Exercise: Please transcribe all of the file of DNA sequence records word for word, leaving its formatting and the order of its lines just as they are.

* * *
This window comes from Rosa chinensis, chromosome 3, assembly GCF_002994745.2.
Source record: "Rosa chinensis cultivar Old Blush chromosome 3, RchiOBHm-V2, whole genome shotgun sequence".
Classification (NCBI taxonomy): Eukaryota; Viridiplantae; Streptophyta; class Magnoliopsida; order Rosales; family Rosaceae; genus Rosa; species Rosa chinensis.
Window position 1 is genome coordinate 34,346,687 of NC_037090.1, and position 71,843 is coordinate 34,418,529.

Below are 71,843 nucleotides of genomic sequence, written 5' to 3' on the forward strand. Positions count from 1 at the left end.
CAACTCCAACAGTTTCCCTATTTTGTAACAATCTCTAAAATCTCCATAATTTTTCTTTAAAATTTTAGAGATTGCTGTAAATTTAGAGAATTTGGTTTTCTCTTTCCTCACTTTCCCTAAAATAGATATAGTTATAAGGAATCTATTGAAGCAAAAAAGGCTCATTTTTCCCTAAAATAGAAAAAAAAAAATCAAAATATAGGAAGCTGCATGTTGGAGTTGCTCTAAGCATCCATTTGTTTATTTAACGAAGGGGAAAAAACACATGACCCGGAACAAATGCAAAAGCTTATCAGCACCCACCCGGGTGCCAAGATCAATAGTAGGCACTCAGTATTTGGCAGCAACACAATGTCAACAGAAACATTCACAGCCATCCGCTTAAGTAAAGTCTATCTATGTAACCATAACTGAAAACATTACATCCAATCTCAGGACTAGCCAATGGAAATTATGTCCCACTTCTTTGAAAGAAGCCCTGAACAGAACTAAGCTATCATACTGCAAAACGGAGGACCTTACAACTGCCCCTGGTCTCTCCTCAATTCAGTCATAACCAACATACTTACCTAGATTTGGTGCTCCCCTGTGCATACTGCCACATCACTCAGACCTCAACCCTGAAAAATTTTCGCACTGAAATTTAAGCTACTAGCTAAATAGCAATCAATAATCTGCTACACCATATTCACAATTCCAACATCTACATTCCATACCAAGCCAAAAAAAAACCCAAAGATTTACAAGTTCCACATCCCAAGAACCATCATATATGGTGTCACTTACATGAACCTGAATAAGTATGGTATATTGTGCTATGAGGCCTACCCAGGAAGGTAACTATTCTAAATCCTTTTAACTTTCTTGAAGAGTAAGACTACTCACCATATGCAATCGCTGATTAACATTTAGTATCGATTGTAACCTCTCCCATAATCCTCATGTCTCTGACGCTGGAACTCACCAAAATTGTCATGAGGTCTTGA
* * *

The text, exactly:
This window comes from Rosa chinensis, chromosome 3, assembly GCF_002994745.2.
Source record: "Rosa chinensis cultivar Old Blush chromosome 3, RchiOBHm-V2, whole genome shotgun sequence".
Classification (NCBI taxonomy): Eukaryota; Viridiplantae; Streptophyta; class Magnoliopsida; order Rosales; family Rosaceae; genus Rosa; species Rosa chinensis.
Window position 1 is genome coordinate 34,346,687 of NC_037090.1, and position 71,843 is coordinate 34,418,529.

Below are 71,843 nucleotides of genomic sequence, written 5' to 3' on the forward strand. Positions count from 1 at the left end.
CAACTCCAACAGTTTCCCTATTTTGTAACAATCTCTAAAATCTCCATAATTTTTCTTTAAAATTTTAGAGATTGCTGTAAATTTAGAGAATTTGGTTTTCTCTTTCCTCACTTTCCCTAAAATAGATATAGTTATAAGGAATCTATTGAAGCAAAAAAGGCTCATTTTTCCCTAAAATAGAAAAAAAAAAATCAAAATATAGGAAGCTGCATGTTGGAGTTGCTCTAAGCATCCATTTGTTTATTTAACGAAGGGGAAAAAACACATGACCCGGAACAAATGCAAAAGCTTATCAGCACCCACCCGGGTGCCAAGATCAATAGTAGGCACTCAGTATTTGGCAGCAACACAATGTCAACAGAAACATTCACAGCCATCCGCTTAAGTAAAGTCTATCTATGTAACCATAACTGAAAACATTACATCCAATCTCAGGACTAGCCAATGGAAATTATGTCCCACTTCTTTGAAAGAAGCCCTGAACAGAACTAAGCTATCATACTGCAAAACGGAGGACCTTACAACTGCCCCTGGTCTCTCCTCAATTCAGTCATAACCAACATACTTACCTAGATTTGGTGCTCCCCTGTGCATACTGCCACATCACTCAGACCTCAACCCTGAAAAATTTTCGCACTGAAATTTAAGCTACTAGCTAAATAGCAATCAATAATCTGCTACACCATATTCACAATTCCAACATCTACATTCCATACCAAGCCAAAAAAAAACCCAAAGATTTACAAGTTCCACATCCCAAGAACCATCATATATGGTGTCACTTACATGAACCTGAATAAGTATGGTATATTGTGCTATGAGGCCTACCCAGGAAGGTAACTATTCTAAATCCTTTTAACTTTCTTGAAGAGTAAGACTACTCACCATATGCAATCGCTGATTAACATTTAGTATCGATTGTAACCTCTCCCATAATCCTCATGTCTCTGACGCTGGAACTCACCAAAATTGTCATGAGGTCTTGA